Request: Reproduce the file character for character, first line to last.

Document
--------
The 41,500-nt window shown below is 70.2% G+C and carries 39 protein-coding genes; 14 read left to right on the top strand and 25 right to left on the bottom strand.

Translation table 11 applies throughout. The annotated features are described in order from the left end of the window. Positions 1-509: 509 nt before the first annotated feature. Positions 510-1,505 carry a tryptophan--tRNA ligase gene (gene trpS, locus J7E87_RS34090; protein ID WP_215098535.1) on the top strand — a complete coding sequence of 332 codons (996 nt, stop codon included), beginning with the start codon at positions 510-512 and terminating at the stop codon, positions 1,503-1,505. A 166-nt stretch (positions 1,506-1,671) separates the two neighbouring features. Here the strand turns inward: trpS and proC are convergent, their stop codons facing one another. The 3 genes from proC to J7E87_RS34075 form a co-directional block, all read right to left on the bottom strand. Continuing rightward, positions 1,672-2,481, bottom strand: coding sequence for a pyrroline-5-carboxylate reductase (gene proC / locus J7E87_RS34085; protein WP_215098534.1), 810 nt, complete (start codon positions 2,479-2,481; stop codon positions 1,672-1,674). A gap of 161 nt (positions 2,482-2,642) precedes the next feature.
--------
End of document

The 41,500-nt window shown below is 70.2% G+C and carries 39 protein-coding genes; 14 read left to right on the top strand and 25 right to left on the bottom strand.

Translation table 11 applies throughout. The annotated features are described in order from the left end of the window. Positions 1-509: 509 nt before the first annotated feature. Positions 510-1,505 carry a tryptophan--tRNA ligase gene (gene trpS, locus J7E87_RS34090; protein ID WP_215098535.1) on the top strand — a complete coding sequence of 332 codons (996 nt, stop codon included), beginning with the start codon at positions 510-512 and terminating at the stop codon, positions 1,503-1,505. A 166-nt stretch (positions 1,506-1,671) separates the two neighbouring features. Here the strand turns inward: trpS and proC are convergent, their stop codons facing one another. The 3 genes from proC to J7E87_RS34075 form a co-directional block, all read right to left on the bottom strand. Continuing rightward, positions 1,672-2,481, bottom strand: coding sequence for a pyrroline-5-carboxylate reductase (gene proC / locus J7E87_RS34085; protein WP_215098534.1), 810 nt, complete (start codon positions 2,479-2,481; stop codon positions 1,672-1,674). A gap of 161 nt (positions 2,482-2,642) precedes the next feature.